Simple. Tasty. Traditional.
There's a lot of things I won't ever forget about my grandmas cooking, and each of them have one thing in common, a cast iron skillet. While no two cast iron skillets in this world are the same, there is no doubt that the years of cooking imparted something special to this one. Not only is this cast iron skillet associated with home cooked meals, but it brings back special memories of pre and post hunt breakfasts that will never be topped!
While I won't be using that same cast iron skillet, it's legacy does live on as my brother still uses it. The principles, though, stay the same; meat/eggs, grease/butter, and a healthy dose of seasoning produce amazing results. In this recipe we are going to use venison steaks and not super thick ones either (1/4 to 3/8 of an inch), there is no need to use the loins for this recipe. Please save those for the grill! We will end up with steaks cooked most of the way through, however they will be tender and taste great. You can also use just about any other cut of red meat out there and have excellent results. The bonus is you'll have a half hour at most into the prep and cooking of this recipe!
One last thing before we really dive into it, huge thanks to Andrew and Chad of Sedulous Media Group for these awesome whitetail hunting pictures. These guys have some amazing skills when it comes to outdoor photography and capturing the moments of why we hunt.
1 white onion (sliced or diced)
It's time to break out the butter! Heat your cast iron skillet with 1 to 2 tablespoons of butter. As the butter is melting add your onions and mushrooms. It really doesn't matter how the onions are cut, but I prefer sliced as it is less prep work. You'll want to see these starting to cook and turn brown, about 5-8 minutes or so.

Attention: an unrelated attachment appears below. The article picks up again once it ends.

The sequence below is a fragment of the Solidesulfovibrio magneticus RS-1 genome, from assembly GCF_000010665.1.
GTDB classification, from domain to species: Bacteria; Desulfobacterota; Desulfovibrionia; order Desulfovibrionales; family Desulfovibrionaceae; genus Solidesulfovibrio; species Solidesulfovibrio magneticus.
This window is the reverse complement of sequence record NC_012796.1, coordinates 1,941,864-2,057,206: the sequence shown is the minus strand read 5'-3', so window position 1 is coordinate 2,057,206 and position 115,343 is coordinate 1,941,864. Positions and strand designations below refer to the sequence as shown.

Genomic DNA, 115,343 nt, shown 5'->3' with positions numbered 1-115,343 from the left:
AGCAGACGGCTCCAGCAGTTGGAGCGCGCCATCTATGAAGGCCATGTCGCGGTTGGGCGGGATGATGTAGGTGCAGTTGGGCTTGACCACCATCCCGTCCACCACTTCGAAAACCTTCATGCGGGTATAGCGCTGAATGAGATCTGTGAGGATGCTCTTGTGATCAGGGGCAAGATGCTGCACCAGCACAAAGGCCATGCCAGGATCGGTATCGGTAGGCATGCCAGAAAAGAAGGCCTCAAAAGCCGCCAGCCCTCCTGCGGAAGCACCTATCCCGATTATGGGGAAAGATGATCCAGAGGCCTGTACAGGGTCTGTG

While the mushrooms and onions are browning it's time to prep our steak. Grandma would always just use salt and pepper, but we've made some advancements since then. I'm going to apply a healthy dose of Reel n Smoke Seasoning to achieve the right amount of flavor. Next I'm going to put a thin coat of flour on them. Add flour to a plate and just flip both sides of the steak in it so it has a light coating.
Move the mushrooms and onions to the side of the skillet and add another chunk of butter. When that has melted it's time to add the steaks! I keep the heat at medium high to high throughout the whole process. Browned/burned bits and pieces are a good thing with this recipe. Typically after 5-6 minutes you'll see blood pooling on the top side of the steaks. That means they are ready to flip.
The thickness of your steak will determine how long this step takes. At a minimum we are talking another 5 minutes. Also don't hesitate to flip it a couple more times to soak up some more of that cast iron flavor. We aren't trying to make it a one flip operation with some fancy grill lines in this recipe.
Remove the steaks from the heat and top with the onions and mushrooms. Allow to rest and cool down for a couple minutes and serve.
This time we are sticking pretty close to home and along the lakeshore for our beer pairing. We are going with the Ryecoe IPA from Big Lake Brewing in Holland, Michigan. The Taproom is currently located a bit north of Lake Macatawa, but they are on the move to downtown Holland soon. I highly recommend their taproom, not only for the great beers, but the reasonably priced growlers if you want to take some home (it's hard to find good deals on those most places). Rye P.A.'s just might be my favorite style of IPA, I can't exactly put my finger on why however. There is a combination of the hops, malt, and rye spicyness. They are just right in this one and it is very well done for the style. It's an easy drinker, comes in 16 ounce cans (always a bonus), and is easily found in stores throughout west Michigan. I wouldn't hesitate to drink this beer with any meal as it is simply just one of my favorites.